This is because strategic competition among nations is increasingly taking an economic form.

It is often said that Australia and India are natural partners.  We are democracies, we support the rule of law and multilateralism, we champion free and open relations between countries and freedom of action by sovereign states. These are values that are being challenged on many fronts.

Our shared objective is to build a future in the Indo–Pacific that is prosperous, stable and secure.

Prosperity won’t come out of thin air. We are launching this report at a worrisome time for international trade. The threat of a global trade war is becoming very real.

We welcome the comments so far this year from Prime Minister Modi, first at Davos and more recently at the Shangri-La Dialogue, on the importance of open markets. 

Open markets allow participants to focus on their comparative advantage, strengthen their international competitiveness and build resilience

To achieve this, unilateral trade measures and having commercially meaningful bilateral free trade agreements matter. I have already confirmed Australia’s commitment to a CECA with India.

But a network of bilateral arrangements will only take us so far.  We need to continue to work together to ensure the vital pieces of trade architecture are in place.  In the Indo-Pacific, regional trading arrangements such as RCEP and the TPP will deepen economic integration and resilience and ensure fairness so that all members participate on an equal footing.

Strong, resilient economies which are well connected with others are important strategic assets in their own right.

Why Australia?

I have spelled out all the reasons why Australia thinks we should invest in our economic relationship with India.  It’s worth asking the opposite question – why should India do business with Australia?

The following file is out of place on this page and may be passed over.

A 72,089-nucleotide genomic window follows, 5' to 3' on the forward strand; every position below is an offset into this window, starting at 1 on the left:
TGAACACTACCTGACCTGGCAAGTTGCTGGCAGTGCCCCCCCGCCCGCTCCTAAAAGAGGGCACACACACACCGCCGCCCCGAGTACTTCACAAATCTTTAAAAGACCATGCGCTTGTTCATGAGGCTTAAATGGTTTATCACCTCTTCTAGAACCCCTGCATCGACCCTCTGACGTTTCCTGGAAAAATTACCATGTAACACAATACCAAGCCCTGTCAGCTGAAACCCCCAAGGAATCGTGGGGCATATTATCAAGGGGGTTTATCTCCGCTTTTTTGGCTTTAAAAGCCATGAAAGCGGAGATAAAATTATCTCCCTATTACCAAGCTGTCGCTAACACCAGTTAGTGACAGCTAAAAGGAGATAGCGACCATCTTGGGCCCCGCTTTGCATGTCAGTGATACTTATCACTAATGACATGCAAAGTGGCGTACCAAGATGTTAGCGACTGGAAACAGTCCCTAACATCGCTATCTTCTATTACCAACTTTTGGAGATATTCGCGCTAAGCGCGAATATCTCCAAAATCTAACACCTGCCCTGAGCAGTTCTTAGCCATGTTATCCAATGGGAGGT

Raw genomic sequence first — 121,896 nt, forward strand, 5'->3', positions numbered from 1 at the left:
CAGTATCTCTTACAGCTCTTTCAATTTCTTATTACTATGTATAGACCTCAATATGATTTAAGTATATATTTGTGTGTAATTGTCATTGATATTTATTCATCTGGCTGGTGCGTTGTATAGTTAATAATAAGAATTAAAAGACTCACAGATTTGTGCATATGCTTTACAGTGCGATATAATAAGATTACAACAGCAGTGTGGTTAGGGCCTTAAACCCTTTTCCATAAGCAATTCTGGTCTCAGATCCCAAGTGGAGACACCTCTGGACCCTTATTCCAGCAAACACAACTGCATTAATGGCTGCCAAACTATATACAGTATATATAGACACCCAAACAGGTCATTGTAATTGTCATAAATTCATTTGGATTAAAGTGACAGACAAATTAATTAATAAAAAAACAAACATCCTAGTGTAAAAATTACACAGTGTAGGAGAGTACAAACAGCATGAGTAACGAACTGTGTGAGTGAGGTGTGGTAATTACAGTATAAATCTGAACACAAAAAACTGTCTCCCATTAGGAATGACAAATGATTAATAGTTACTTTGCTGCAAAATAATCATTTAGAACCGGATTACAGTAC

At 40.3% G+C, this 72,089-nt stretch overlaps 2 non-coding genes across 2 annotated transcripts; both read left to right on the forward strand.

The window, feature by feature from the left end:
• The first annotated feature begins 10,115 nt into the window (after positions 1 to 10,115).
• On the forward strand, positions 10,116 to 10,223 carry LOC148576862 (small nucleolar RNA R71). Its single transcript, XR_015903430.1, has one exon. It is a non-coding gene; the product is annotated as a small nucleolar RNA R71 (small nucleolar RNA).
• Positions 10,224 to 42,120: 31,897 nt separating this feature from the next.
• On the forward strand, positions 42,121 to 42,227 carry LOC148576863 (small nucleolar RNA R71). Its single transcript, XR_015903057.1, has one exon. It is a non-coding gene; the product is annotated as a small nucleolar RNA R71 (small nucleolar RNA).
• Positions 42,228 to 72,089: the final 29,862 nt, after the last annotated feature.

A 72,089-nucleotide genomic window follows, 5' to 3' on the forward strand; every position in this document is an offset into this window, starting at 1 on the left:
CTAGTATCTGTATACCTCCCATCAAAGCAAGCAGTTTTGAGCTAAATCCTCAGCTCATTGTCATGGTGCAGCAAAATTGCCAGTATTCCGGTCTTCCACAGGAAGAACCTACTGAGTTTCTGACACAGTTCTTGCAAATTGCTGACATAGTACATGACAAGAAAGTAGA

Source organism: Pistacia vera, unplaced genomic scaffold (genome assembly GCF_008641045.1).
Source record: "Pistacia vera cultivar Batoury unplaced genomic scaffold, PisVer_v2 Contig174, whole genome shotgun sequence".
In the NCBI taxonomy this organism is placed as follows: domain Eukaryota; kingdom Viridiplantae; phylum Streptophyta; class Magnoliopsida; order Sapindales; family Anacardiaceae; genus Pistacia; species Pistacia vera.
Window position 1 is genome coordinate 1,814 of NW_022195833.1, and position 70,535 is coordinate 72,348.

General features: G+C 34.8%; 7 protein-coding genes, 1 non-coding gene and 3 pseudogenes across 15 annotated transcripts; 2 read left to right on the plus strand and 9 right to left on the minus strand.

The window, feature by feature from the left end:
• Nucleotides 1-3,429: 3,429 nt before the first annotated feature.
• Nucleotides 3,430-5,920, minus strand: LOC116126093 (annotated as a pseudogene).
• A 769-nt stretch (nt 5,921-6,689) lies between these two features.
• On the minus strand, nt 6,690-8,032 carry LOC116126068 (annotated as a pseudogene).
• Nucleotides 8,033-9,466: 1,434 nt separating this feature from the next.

In my interactions to date, I sometimes encounter a focus on size.  The argument is made that Australia is a small market (only last night, our population reached 25 million) and so not worth the effort.

It only takes a minute’s thought to see that, of course, population size is not the only measure of the potential of an economic relationship.

There are many good reasons why India should look more closely at Australia.

For a start, Australia is a high-value market.  According to Credit Suisse, Australia is the world’s second wealthiest nation in terms of wealth per adult, after Switzerland.

We have the 11th largest GDP per capita in the world, and Australia is ranked 14th on ease of doing business (2018).

On other measures, Australia has the 4th highest number of universities in the world’s top 100.  And we have 3 cities in the world’s top 10 most liveable cities ranking.

These statistics speak to the sheer weight and capability that we bring to any economic partnership, be it in trade and investment, in urban development or in education and skilling.

They also suggest that India should consider Australia a partner of choice in supporting its reform agenda. There is much to share here—lessons learned from our respective reform journeys: GST implementation, competition policy and our experiences of privatisation, just to name a few.


So, where to from here?  Having received Mr Varghese’s report, the Australian Government is considering its recommendations carefully and will respond to them in the near future.

Pleasingly, one of the key recommendations – that Australia consider establishing a Consulate-General in Kolkata – is already in train.  The Australian Government announced our intention to do so in this year’s Budget.

The logic of the sectors and states strategy in the report is strong and I expect that it will frame how we approach our economic relationship with India from here on.

My aim since the start of my appointment as High Commissioner has been to build a strong, richly textured Australia-India relationship.

I am genuinely pleased and proud that, in commissioning the India Economic Strategy, my government has made the effort to get behind the India relationship in a serious and tangible way. 

Any relationship, by definition, involves two parties committing equally to a common purpose. 

This is why Mr Varghese in his report notes that, for the partnership to be complete, India also requires a strategy for Australia.  I am pleased to hear that the Indian Government is now considering this. 

The India Economic Strategy provides an excellent guide to support our efforts to build the relationship.  I commend the document to you all.


Thank you.